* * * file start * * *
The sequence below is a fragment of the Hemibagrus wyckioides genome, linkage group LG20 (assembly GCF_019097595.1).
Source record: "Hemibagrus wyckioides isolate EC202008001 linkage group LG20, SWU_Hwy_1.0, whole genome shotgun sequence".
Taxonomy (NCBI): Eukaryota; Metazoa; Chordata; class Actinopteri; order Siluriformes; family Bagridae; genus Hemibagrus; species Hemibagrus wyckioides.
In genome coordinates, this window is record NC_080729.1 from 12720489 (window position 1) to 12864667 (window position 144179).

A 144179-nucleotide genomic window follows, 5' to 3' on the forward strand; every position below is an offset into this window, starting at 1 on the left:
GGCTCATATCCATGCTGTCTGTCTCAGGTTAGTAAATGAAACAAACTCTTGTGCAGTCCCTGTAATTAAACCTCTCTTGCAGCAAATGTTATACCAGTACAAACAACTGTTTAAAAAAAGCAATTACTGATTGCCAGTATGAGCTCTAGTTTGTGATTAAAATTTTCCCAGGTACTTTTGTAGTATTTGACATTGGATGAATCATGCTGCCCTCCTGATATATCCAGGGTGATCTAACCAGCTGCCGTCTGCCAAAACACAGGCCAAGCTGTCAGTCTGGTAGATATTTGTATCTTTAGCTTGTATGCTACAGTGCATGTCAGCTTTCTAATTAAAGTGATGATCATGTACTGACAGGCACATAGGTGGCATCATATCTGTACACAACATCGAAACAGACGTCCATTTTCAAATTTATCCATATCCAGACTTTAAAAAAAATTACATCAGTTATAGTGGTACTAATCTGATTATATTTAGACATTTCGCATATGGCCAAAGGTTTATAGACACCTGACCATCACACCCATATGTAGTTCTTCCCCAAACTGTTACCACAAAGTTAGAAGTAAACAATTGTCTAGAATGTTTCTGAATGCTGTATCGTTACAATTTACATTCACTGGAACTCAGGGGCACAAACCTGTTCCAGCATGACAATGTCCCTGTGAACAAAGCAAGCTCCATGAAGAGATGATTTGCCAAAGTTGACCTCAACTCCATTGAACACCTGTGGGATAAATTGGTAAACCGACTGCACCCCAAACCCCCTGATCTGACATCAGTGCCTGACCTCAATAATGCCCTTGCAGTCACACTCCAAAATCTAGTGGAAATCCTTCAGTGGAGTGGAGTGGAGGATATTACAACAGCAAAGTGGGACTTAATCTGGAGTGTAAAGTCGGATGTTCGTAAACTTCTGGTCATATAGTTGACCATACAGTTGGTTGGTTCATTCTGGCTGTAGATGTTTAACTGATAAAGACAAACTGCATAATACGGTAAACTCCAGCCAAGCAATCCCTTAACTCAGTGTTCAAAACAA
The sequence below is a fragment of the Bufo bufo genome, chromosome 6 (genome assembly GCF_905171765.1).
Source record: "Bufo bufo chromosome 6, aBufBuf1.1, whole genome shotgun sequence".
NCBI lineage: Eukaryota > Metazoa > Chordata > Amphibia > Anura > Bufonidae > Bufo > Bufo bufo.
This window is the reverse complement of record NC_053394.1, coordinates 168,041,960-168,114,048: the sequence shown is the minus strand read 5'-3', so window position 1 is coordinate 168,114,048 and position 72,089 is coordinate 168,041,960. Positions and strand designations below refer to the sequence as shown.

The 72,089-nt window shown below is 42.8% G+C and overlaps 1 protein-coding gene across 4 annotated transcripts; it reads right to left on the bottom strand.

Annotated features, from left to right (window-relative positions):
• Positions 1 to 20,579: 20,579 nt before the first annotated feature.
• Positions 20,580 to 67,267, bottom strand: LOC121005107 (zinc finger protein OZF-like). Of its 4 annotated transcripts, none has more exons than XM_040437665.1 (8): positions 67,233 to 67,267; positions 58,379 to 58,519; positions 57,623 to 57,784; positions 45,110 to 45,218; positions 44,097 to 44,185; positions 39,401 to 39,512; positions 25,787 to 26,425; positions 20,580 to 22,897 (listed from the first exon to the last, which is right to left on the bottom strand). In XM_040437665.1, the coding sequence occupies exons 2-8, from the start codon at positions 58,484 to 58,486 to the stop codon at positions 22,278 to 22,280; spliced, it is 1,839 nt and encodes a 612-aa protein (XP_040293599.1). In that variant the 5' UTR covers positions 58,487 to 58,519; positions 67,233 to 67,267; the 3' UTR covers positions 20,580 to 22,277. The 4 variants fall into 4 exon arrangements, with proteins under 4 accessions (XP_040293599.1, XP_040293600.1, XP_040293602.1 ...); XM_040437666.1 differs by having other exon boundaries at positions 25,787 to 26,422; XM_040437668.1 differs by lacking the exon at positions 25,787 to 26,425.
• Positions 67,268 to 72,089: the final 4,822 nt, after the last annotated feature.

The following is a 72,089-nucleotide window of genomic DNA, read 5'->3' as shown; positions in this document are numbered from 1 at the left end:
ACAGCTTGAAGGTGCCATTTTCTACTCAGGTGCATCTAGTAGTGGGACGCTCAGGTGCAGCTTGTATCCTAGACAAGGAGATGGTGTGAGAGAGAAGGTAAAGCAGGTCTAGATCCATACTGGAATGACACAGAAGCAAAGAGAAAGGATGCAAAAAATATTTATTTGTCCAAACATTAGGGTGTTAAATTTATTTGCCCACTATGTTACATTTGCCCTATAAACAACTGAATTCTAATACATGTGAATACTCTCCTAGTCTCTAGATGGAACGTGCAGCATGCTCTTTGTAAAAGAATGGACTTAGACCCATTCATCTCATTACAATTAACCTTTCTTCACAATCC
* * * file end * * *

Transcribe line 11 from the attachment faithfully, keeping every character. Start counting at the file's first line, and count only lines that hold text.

The 72,089-nt window shown below is 42.8% G+C and overlaps 1 protein-coding gene across 4 annotated transcripts; it reads right to left on the bottom strand.